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Orbital Sciences Pushes Cost Advantages of Taurus II, Wallops Location

By Doug Messier
Parabolic Arc
September 3, 2010
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Orbital Pushes ‘Cheap’ Taurus Rocket
DoD Buzz

Currently, most DoD launches are handled by the EELV program, not known for its low costs or lack of cost growth over the last five years. EELV launches cost around $250 million a pop. Orbital’s Pieczynski estimates his company can provide Taurus 2 launches for “quite a bit south of $100 million a launch.” He would not get more specific. There are around three DoD launches for payloads of 10,000 pounds to 12,000 pounds each year, Pieczynski said.

The EELV program uses Delta IV and Atlas V rockets developed by Boeing and Lockheed Martin. Like the Taurus 2 will, the Atlas 5 relies on a Russian rocket engine as its primary propulsion system. the Atlas 5 uses the RD-180; Taurus II will use the NK-33 engine, which Aerojet has modified and is now known as the AJ-26 engine.

For those who may worry about U.S. dependence on Russian-built rockets, Orbital’s man says there are 36 engines already in America, with another three dozen in Russia. “Once the supply gets down to a certain level,” he says American companies have the right to co-produce the engine here.

In addition to using a lower cost rocket, Orbital also believes its Wallops Island launch site in Virginia offers greater flexibility because there is no competition with other launches, and it can both loft payloads to the space station, as well as into orbits that appeal to the intelligence community and to the weather satellite community. “You can reach a lot more locations from Wallops than you can from the Cape,” Pieczynski told me.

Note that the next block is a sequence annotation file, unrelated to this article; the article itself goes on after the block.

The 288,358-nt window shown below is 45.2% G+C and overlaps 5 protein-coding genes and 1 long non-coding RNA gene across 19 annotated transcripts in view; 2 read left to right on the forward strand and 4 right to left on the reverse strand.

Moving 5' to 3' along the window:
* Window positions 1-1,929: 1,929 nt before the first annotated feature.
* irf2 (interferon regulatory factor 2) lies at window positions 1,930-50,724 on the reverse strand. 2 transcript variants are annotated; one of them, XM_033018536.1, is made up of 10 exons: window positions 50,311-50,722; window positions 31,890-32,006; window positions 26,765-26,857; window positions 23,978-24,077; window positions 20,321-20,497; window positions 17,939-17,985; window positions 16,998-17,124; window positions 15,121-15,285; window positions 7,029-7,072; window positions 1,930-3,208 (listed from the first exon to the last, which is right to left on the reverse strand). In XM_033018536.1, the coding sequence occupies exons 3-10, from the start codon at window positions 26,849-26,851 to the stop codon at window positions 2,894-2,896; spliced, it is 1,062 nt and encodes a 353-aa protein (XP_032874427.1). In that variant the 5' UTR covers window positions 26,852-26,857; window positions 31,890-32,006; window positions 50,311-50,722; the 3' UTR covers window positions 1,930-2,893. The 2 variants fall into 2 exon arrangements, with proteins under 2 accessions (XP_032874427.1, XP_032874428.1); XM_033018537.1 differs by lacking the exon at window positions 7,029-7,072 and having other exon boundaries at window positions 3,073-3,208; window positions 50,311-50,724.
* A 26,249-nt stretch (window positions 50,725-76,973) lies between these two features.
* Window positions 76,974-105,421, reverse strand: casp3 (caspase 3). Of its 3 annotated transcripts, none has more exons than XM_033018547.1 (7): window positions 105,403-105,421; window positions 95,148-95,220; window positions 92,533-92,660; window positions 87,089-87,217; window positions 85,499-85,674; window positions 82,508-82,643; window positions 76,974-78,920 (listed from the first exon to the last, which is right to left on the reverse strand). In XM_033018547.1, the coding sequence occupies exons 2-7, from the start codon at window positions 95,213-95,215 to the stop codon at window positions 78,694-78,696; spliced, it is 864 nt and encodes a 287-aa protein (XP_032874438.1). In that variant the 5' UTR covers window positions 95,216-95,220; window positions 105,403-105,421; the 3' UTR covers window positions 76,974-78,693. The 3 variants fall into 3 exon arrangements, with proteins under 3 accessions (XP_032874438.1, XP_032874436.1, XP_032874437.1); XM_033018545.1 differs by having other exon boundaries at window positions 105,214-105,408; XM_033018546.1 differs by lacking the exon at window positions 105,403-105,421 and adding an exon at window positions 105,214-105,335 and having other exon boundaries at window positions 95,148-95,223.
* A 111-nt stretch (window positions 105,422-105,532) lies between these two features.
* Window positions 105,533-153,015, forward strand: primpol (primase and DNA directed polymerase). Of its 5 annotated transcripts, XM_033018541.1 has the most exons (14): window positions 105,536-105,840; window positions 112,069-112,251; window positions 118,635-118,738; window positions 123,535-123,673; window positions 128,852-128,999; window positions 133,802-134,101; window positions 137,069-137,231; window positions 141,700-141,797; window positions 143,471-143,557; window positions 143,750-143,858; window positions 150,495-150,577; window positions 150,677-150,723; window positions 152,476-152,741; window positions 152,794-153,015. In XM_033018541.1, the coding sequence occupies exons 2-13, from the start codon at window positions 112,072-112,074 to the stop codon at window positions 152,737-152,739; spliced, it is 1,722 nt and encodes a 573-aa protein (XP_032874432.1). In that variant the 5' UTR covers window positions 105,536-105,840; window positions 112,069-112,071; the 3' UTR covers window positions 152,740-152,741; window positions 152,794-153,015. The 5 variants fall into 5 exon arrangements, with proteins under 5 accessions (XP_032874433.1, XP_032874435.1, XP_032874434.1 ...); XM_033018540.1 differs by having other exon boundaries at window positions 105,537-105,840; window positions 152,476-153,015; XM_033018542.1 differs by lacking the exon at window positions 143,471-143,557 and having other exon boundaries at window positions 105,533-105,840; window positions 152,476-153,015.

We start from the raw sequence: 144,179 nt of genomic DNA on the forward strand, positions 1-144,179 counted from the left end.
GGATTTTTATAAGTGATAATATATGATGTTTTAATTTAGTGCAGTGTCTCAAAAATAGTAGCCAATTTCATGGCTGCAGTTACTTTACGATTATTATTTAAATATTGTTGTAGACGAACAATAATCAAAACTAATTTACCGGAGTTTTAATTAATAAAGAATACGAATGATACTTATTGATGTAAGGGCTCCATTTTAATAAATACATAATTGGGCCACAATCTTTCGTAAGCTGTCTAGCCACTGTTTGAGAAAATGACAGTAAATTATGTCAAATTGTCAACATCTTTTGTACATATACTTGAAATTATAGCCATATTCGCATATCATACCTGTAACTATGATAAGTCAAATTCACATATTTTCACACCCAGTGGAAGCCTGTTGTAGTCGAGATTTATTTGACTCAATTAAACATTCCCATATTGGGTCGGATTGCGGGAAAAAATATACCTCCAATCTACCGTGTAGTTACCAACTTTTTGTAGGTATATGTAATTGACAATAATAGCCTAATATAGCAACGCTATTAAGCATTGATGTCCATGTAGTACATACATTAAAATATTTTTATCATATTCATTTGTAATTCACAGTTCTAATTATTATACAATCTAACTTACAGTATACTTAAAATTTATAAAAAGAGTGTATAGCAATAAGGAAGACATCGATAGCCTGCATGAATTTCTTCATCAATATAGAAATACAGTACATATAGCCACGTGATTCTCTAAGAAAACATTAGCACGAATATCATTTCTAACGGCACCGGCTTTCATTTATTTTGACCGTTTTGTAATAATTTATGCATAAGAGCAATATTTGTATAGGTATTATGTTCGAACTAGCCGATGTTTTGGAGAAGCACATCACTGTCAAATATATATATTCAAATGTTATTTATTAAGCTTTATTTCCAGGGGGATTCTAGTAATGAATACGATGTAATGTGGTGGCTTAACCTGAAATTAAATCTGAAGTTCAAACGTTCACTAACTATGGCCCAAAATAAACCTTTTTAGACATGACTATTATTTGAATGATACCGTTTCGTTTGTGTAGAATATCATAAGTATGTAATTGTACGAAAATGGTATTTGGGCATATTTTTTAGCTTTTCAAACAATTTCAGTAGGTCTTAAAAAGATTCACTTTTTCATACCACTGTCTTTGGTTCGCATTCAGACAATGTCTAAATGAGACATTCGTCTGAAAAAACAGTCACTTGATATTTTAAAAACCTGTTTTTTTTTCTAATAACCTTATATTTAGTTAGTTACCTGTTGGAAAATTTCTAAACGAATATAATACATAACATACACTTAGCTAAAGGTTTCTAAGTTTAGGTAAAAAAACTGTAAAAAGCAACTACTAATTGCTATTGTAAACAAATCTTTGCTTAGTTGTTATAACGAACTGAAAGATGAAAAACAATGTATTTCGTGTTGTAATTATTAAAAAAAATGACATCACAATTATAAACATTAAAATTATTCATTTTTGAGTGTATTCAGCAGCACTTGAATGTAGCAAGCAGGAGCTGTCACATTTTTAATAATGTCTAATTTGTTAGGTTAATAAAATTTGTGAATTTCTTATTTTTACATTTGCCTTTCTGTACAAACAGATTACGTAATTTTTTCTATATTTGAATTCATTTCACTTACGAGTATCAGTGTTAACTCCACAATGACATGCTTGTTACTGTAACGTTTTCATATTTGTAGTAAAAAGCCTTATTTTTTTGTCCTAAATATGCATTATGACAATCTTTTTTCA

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One response to “Orbital Sciences Pushes Cost Advantages of Taurus II, Wallops Location”

  1. Nickolai_the_Russian_Guy says:

    One of the reasons EELV launches are so expensive has to do with the ridiculous amount of precautions they take to make sure the launch will be successful. Somebody will drill a hole in an engine and there’ll be 5 people watching him do it to make sure everything is going per the plan.

    And this quality assurance is essentially the point of EELVs because they often launch payloads worth billions of dollars. Paying an extra 100-200 million for the launcher to raise reliability can, in many cases, be worth it.

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